jump to navigation

Healing Prayer

Healing Prayer
By James R. Yates, Reader’s Digest, March 1996.
Does prayer heal? Scientists are discovering what believers have always known. It was during residency training at Parkland Memorial Hospital in Dallas, Texas, when I had my first patient with terminal cancer in both lungs. I advised him on what therapy was available and what little I thought it would do. Rightly enough he opted for no treatment.
Yet whenever I stopped by his hospital bedside, he was surrounded by visitors from his church, singing and praying.
Good thing, I thought, because soon they’ll be singing and praying at his funeral.
A year later when I was working elsewhere, a colleague at Parkland called to ask if I wanted to see my old patient. See him? I couldn’t believe he was still alive. I studied his chest X-rays and was stunned. The man’s lungs were completely clear–there was no sign of cancer.
“His therapy has been remarkable,” the radiologist said, looking over my shoulder.
Therapy? I thought. There wasn’t any–unless you consider prayer.
I told two of my medical-school professors what had happened. Neither was willing to acknowledge that the man’s healing was miraculous. “That was the natural course of the disease,” one said. The other professor shrugged, “We see this,” he said.
I had long given up the faith of my childhood. Now I believed in the power of modern medicine. Prayer seemed an arbitrary frill. So I put the incident out of my mind.
The years passed and I became chief of staff at a large urban hospital. I was aware that many of my patients used prayer, but I put little trust in it. Then in the late `80s I began to come across studies–many conducted under stringent laboratory conditions–which showed that prayer brings about significant changes in a variety of physical conditions.
Perhaps the most convincing study, published in 1988, was by cardiologist Dr. Randolph Byrd. A computer assigned 393 patients at the coronary care unit of San Francisco General Hospital either to a group that was prayed for by prayer groups or to a group that was not remembered in prayer. No one knew which group the patients were in. The prayer groups were simply given the patients’ first names, along with brief descriptions of their medical problems. They were asked to pray each day until the patients were discharged from the hospital–but were given no instructions on how to do it or what to say.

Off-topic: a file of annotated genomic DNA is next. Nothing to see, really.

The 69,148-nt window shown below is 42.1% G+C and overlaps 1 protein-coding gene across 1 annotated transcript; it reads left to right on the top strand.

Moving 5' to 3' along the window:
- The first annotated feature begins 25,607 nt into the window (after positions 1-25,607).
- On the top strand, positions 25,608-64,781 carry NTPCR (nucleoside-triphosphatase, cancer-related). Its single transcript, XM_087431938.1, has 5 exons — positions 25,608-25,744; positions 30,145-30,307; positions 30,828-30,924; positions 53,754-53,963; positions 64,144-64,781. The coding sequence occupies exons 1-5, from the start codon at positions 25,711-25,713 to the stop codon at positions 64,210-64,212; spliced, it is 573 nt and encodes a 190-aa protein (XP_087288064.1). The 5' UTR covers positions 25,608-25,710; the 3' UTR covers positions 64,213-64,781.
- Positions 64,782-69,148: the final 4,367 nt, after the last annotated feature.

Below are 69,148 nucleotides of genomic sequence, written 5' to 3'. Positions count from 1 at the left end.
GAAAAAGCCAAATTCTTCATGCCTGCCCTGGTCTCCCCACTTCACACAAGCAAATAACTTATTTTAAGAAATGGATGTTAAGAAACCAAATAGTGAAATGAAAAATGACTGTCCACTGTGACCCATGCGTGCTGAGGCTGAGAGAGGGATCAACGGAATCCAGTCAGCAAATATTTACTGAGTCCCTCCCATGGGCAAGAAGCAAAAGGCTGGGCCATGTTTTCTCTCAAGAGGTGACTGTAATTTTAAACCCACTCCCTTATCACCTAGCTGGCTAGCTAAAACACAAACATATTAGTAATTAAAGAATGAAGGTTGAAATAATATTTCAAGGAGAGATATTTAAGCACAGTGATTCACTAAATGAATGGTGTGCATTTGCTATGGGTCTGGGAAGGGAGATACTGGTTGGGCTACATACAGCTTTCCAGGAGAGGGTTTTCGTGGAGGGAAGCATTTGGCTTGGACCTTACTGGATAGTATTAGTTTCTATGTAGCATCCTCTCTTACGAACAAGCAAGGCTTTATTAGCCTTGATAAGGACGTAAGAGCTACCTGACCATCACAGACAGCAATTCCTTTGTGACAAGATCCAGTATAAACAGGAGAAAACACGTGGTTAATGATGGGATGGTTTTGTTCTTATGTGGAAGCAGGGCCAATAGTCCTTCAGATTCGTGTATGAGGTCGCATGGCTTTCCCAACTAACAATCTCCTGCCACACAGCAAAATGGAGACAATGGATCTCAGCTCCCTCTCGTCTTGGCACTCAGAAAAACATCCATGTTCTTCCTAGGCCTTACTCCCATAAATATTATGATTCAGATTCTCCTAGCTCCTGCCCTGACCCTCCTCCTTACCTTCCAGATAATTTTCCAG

When the study was completed ten months later, the prayed-for patients benefited in several significant areas:
*They were five times less likely than the “un-remembered” group to require antibiotics.
* They were 2½ times less likely to suffer congestive heart failure.
* They were less likely to suffer cardiac arrest.
If the medical technique being studied had been a new drug or surgical procedure instead of prayer, it would probably have been heralded as a breakthrough. Even hard-boiled skeptics like Dr. William Nolen, who had written a book questioning the validity of faith healing, acknowledged, “If this is a valid study, we doctors ought to be writing on our order sheets, `Pray three times a day.’ If it works it works.”
Scientists, including physicians, can have blind spots, however. The power of prayer seems to be one of them.
I have since given up practicing medicine to devote myself to researching and writing about prayer and how it affects our health. There are studies which suggest that prayer can have a beneficial effect on high blood pressure, wounds, headaches and anxiety. Here are some of the things I’ve found:
Prayer can take many forms.
In the studies I’ve seen, results occurred not only when people prayed for explicit outcomes but also when they prayed for nothing specific. Some studies, in fact, showed that a simple “Thy will be done” was quantitatively more powerful than specific results held in the mind. In many experiments a simple attitude of prayerfulness–an all-pervading sense of holiness and a feeling of empathy, caring and compassion–seemed to set the stage for healing.
Love increases the power of prayer.
The power of love is legendary. It’s built into folklore, common sense and everyday experience. Love moves the flesh–as the blushing and palpitations experienced by lovers attest. And throughout history, tender, loving care has uniformly been recognized as a valuable element in healing. In fact, a survey of 10,000 men with heart disease published in The American Journal of Medicine found close to a 50% reduction of angina in those who perceived their wives as supportive and loving.